Canadian-Afghan community developer Freshta Ahmadzai saw the Taj Mahal during her stay in India and was one of the spectators at the opening show. For Ahmadzai, Kabir Bedi’s acting is “flawless – he was the perfect Shah Jahan.” She adds, “I thoroughly enjoyed the telling of the love story through dance. The dancers were graceful and magnificent. It would be excellent if they did international performances as the story is based on world history.” Nita Dayal-Nicholson, who was also present at the show, says TAJ is an “absolute visual enticement. The Kathak dancers literally floated on air with their precise footwork and spins. A stunning stage presentation of Shah Jahan’s pure, deep and never ending love for his Mumtaz.” Nicholson was born in England, lived in Fiji, grew up in Canada, and married in Jamaica.  With global travel experiences in Wales, Scotland, England, Nepal, Bhutan, Australia, New Zealand, USA, and Ireland, Nicholson contends, TAJ should have “international acclaim.”

To find out more about the upcoming performances of Sampradaya Dance Creations, please visit: http://sampradaya.ca/_bin/events/pastEvents/TajTour.cfm


Samita Nandy holds a Doctorate from the School of Media, Culture and Creative Arts at Curtin University in Australia.  She is the Founding Director of the Centre for Media and Celebrity Studies (CMCS) and a reviewer of New Media & Society Journal in SAGE Publications. Email: info@cmc-centre.com

The Demon Barber of Fleet Street Comes To Kingston!

Johnny Depp & Helena-Bonham Carter in Tim Burton's Sweeney Todd

Bottle Tree Productions

The first performance in Kingston!


The Demon Barber of Fleet Street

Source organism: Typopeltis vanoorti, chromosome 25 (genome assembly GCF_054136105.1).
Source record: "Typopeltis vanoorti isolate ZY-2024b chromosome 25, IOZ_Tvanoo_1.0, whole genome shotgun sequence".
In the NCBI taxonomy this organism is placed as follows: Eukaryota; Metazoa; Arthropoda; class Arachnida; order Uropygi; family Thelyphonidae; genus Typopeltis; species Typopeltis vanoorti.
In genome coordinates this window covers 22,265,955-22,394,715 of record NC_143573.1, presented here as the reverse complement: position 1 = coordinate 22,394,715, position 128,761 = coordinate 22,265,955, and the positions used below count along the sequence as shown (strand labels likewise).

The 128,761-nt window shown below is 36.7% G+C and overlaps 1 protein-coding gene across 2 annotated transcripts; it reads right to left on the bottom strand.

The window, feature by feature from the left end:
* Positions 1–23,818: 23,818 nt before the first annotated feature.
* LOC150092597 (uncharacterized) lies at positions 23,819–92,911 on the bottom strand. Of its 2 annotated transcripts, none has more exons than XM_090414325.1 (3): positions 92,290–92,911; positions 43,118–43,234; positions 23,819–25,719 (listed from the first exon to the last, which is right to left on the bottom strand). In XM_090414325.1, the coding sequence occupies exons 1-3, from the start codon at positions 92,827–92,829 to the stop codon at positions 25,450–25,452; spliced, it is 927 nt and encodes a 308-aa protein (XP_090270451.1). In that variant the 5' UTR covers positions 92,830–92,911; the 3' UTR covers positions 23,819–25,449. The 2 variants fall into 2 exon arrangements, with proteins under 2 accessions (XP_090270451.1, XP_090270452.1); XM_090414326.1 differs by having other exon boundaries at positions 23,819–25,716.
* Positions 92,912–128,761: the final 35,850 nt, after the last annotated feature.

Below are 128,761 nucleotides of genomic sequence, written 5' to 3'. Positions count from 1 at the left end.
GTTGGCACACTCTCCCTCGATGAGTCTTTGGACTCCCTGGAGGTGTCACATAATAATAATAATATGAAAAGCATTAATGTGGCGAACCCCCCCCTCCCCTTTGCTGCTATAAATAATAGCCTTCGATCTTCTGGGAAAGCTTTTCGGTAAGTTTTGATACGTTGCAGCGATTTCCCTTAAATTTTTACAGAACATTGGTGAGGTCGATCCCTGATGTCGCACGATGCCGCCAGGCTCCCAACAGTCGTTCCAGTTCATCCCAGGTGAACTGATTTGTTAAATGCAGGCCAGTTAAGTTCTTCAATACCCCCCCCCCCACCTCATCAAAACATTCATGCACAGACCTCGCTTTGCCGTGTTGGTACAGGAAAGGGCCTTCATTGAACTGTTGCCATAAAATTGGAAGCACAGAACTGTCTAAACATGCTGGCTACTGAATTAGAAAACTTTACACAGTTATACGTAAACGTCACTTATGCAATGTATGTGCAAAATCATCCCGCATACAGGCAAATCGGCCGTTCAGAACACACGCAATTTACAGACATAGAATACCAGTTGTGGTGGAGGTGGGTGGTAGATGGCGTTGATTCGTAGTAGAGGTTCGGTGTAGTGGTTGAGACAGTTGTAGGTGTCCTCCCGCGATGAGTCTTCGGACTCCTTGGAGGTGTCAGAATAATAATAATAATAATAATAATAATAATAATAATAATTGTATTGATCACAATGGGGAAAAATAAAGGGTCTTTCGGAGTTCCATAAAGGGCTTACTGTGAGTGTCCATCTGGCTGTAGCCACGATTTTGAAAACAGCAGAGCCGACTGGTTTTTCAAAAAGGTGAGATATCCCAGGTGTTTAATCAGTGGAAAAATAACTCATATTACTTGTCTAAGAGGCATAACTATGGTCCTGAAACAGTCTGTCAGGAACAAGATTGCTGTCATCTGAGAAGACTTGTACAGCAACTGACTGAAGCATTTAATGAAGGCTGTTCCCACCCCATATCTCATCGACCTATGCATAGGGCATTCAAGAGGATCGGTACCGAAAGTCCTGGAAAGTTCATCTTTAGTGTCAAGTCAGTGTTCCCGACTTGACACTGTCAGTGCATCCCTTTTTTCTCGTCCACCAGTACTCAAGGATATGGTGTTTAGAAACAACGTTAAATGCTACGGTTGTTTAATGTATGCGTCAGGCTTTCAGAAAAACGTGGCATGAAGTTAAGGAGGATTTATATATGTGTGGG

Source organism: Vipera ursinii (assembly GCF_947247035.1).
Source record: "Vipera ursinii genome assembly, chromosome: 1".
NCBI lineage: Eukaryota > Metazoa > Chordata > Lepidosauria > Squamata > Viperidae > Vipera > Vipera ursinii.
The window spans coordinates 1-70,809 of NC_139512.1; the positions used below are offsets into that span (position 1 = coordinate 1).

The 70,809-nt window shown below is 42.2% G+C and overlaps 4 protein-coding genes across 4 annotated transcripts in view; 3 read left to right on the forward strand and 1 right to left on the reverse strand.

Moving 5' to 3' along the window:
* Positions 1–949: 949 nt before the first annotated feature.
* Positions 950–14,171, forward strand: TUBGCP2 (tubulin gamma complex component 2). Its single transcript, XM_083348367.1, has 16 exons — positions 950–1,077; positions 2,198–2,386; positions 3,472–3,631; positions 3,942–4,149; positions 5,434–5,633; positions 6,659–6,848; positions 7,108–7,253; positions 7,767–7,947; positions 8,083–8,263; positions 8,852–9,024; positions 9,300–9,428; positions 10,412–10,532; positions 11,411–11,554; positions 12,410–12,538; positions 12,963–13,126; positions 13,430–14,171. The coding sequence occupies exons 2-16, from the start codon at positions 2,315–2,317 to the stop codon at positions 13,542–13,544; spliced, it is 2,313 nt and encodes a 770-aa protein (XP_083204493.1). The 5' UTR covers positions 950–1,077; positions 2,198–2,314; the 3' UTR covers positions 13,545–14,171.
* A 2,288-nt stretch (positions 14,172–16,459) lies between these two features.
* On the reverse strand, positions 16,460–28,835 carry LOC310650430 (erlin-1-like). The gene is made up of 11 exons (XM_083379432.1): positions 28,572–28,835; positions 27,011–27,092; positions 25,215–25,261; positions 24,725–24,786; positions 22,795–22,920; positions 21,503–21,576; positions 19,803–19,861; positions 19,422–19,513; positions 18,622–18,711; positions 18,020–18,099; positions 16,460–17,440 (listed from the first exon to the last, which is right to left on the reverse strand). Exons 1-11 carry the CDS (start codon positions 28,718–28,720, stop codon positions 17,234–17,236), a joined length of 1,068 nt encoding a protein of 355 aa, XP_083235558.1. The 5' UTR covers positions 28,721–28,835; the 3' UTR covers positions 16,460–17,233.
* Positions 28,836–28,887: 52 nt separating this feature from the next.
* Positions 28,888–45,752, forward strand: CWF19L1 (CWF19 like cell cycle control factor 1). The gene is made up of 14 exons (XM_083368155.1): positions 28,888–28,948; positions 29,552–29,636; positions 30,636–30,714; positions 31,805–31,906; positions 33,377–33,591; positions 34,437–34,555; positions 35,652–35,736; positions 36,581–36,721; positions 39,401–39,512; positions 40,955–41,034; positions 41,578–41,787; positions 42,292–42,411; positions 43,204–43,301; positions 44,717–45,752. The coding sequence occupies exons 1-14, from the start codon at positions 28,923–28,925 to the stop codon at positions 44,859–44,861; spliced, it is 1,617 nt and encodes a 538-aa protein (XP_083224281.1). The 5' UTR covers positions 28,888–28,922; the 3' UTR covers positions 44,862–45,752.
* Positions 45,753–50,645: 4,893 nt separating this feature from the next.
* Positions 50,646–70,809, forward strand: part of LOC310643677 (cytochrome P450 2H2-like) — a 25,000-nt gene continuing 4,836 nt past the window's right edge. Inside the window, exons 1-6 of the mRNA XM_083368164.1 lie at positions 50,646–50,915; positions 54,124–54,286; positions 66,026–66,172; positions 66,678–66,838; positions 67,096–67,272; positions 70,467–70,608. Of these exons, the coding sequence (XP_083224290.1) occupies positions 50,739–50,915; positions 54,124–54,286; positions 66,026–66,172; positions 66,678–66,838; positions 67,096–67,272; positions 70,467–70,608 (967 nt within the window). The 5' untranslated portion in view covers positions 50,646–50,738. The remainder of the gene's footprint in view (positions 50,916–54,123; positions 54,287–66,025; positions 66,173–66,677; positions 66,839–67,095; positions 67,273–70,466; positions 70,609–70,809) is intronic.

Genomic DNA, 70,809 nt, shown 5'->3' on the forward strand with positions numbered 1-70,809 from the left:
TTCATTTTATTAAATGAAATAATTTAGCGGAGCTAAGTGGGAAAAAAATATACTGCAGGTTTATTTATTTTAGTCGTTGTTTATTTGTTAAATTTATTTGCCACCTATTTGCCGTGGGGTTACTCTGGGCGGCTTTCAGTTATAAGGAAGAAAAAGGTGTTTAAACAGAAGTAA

The School edition

Music and Lyrics by Stephen Sondheim
Book by Hugh Wheeler

Directed by Anne Marie Mortensen
Choreography by Chelsea Swain
Stage Manager Judy Roberts

The recent Tim Burton movie starred Johnny Depp and Helena Bonham Carter as the partners in gore. Adam Eliot and Hannah Smith lend their gifted voices to the merchants of mayhem. Anton Kaduck is a revelation as the hanging judge. Megan Ready-Walters and her sweet soprano voice makes her the perfect ingénue. The Gothic church that is The Wellington Street Theatre is the perfect environment for Fleet Street and its sordid neighbourhood. Adam Eliot’s Sweeney Todd arrives back in England after being unjustly sentenced for crimes he did not commit. All he ever loved has been taken from him and he is looking for revenge. He falls in with Hannah Smith’s Mrs. Lovett, and between them they go on a murderous spree, which ultimately consumes them in the fires of hate.

Sweeney Todd has been regarded for years more as urban legend than actual real-life flesh and bones. Cheap sordid novels in the early eighteen hundreds chilled and thrilled English readers. Sweeney Todd was the Freddy Kruger, the zombie horde, the vampire of his time. Some evidence exists to suggest that Mister Todd did himself exist. Sondheim and Wheeler have given Sweeney more noble cause for what he is driven to do, more noble than the avarice and greed accorded him by earlier writers, but in the end the result is the same.

Sondheim’s brilliant, complicated music and Hugh Wheeler’s clever script are complicit in providing a great night’s entertainment.

Show dates:

February 25, 26, 27 – Thursday, Friday and Saturday at 7:30 p.m.

Tickets are $15 General admission

At The Wellington Street Theatre, 126 Wellington Street, Kingston, Ontario


Phone: 613-542-0070

Grand Theatre Box Office, 218 Princess Street

Phone: 613-530-2050

Box Office open Mondays-Saturdays from 12 noon to 6 p.m.